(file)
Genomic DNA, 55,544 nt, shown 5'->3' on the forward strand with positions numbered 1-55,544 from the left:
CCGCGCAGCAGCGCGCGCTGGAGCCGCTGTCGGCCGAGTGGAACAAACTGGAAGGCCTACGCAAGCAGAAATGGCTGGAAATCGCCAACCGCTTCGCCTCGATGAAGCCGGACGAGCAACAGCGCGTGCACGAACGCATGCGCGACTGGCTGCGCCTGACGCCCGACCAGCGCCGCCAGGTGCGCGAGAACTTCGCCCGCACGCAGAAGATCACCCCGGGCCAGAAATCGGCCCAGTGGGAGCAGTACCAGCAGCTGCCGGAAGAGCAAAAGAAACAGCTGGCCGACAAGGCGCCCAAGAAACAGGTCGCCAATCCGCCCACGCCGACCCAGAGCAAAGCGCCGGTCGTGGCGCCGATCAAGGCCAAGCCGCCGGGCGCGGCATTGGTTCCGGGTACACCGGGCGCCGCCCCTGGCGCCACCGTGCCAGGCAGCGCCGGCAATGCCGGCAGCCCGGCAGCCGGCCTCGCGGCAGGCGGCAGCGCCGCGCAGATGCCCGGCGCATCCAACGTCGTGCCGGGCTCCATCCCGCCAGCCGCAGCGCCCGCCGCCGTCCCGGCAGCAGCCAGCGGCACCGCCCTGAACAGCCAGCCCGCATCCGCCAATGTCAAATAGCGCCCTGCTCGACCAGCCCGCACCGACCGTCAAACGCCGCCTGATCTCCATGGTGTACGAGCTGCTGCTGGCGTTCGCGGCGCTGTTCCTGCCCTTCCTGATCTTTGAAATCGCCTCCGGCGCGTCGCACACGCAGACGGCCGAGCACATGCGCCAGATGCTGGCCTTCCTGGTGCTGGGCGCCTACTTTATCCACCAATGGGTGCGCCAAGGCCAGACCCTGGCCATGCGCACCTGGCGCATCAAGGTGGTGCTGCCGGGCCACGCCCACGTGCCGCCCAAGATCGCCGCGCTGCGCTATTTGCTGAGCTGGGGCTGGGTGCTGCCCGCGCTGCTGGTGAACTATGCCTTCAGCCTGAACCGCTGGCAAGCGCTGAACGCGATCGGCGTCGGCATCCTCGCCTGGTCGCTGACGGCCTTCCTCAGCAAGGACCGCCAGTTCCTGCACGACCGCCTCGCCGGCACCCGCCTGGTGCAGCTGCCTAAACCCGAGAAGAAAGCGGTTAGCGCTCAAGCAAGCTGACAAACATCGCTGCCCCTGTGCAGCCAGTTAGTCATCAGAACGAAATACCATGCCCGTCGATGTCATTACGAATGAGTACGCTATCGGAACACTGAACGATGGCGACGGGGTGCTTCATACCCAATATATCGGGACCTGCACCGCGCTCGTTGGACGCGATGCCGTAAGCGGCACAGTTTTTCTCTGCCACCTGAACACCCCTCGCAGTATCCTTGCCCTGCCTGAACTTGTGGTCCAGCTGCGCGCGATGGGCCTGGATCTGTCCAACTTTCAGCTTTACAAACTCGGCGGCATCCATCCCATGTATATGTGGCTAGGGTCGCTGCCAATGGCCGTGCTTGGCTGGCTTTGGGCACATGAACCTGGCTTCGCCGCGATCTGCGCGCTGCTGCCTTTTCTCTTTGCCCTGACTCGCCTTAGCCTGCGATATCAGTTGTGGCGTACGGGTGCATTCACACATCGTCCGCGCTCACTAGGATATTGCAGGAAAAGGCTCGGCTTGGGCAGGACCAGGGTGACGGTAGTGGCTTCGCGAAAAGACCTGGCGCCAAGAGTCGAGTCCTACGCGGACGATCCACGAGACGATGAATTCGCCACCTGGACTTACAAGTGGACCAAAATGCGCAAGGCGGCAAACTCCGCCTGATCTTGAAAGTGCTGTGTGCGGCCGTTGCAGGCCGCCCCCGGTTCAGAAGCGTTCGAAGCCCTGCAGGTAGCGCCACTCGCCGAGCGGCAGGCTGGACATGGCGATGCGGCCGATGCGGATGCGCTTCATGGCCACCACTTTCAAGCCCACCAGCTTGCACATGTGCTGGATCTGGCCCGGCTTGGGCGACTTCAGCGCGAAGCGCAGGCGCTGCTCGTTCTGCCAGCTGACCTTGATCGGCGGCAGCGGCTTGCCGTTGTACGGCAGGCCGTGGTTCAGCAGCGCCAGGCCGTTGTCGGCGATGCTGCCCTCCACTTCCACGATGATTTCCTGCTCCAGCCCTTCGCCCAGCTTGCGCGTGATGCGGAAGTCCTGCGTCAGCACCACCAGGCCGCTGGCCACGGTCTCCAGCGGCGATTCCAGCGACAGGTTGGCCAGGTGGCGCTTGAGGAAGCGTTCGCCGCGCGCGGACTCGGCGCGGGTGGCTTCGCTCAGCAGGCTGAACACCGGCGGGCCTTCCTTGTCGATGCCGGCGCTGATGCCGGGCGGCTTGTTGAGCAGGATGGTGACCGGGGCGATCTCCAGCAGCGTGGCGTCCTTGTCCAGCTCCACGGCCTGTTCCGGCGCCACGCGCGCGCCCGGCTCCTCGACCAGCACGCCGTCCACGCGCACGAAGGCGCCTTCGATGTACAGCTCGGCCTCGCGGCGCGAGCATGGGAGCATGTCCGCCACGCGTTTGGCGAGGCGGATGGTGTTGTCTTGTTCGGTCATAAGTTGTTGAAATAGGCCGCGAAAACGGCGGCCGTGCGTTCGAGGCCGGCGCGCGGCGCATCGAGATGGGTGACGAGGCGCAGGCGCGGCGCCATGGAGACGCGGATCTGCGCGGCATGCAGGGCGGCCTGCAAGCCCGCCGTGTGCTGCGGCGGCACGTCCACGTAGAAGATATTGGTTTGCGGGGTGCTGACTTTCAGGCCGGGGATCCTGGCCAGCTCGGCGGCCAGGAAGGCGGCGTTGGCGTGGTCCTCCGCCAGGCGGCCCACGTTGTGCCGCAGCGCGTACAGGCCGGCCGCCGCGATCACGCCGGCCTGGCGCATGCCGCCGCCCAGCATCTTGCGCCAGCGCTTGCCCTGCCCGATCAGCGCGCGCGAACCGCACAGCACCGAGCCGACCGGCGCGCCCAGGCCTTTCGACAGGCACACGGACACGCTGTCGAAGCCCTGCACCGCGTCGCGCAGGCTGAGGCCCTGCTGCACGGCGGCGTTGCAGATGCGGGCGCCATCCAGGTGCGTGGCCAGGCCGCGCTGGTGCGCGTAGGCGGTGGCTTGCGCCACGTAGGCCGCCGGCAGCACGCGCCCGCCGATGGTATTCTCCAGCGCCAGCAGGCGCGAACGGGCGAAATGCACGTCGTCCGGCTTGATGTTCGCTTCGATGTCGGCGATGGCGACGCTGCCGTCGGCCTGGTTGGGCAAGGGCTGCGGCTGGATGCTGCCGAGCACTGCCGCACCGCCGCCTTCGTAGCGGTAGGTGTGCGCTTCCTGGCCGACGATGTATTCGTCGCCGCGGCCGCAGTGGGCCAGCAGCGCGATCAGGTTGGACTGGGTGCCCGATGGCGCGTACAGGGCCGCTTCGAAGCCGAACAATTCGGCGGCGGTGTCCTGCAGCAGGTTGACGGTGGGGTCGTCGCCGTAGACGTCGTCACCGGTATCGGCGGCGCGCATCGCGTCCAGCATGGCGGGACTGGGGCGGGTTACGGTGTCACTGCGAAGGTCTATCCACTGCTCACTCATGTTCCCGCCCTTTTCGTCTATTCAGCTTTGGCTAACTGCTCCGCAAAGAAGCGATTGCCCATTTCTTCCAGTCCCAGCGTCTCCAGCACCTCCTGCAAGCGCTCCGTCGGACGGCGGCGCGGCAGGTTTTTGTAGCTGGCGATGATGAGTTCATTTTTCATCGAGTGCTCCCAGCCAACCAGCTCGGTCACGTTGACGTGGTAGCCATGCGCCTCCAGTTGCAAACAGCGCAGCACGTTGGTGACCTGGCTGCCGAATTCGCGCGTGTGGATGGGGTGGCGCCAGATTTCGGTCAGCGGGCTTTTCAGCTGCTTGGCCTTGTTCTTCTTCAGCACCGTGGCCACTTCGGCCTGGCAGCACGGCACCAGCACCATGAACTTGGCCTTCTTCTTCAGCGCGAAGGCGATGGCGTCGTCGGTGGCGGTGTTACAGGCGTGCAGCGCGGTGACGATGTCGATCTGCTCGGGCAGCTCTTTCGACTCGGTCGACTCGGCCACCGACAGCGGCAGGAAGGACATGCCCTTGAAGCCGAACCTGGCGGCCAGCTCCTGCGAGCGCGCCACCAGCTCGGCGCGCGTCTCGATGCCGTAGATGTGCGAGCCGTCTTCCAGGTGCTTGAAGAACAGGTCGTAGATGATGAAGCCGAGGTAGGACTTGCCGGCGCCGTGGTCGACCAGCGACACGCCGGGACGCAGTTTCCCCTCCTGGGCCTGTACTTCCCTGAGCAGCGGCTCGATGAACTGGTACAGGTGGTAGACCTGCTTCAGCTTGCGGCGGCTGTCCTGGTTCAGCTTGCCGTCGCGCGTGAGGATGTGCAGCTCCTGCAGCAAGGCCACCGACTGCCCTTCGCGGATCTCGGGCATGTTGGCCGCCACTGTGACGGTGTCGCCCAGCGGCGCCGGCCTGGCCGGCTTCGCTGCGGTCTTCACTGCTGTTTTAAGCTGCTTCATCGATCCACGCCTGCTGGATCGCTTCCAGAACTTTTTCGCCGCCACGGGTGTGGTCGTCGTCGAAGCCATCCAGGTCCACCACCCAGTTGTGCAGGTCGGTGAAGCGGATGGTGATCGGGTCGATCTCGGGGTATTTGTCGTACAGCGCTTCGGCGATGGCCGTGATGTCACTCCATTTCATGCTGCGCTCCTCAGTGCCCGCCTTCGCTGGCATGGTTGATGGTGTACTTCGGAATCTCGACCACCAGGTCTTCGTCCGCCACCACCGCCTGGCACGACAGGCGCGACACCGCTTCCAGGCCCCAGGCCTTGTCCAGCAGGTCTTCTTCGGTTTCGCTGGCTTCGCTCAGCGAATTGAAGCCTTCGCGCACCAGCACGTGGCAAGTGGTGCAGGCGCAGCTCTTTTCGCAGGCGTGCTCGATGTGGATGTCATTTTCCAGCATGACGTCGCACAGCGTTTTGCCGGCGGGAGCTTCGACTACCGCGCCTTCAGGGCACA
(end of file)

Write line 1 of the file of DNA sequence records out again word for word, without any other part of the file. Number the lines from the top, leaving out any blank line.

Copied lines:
Genomic DNA, 55,544 nt, shown 5'->3' on the forward strand with positions numbered 1-55,544 from the left: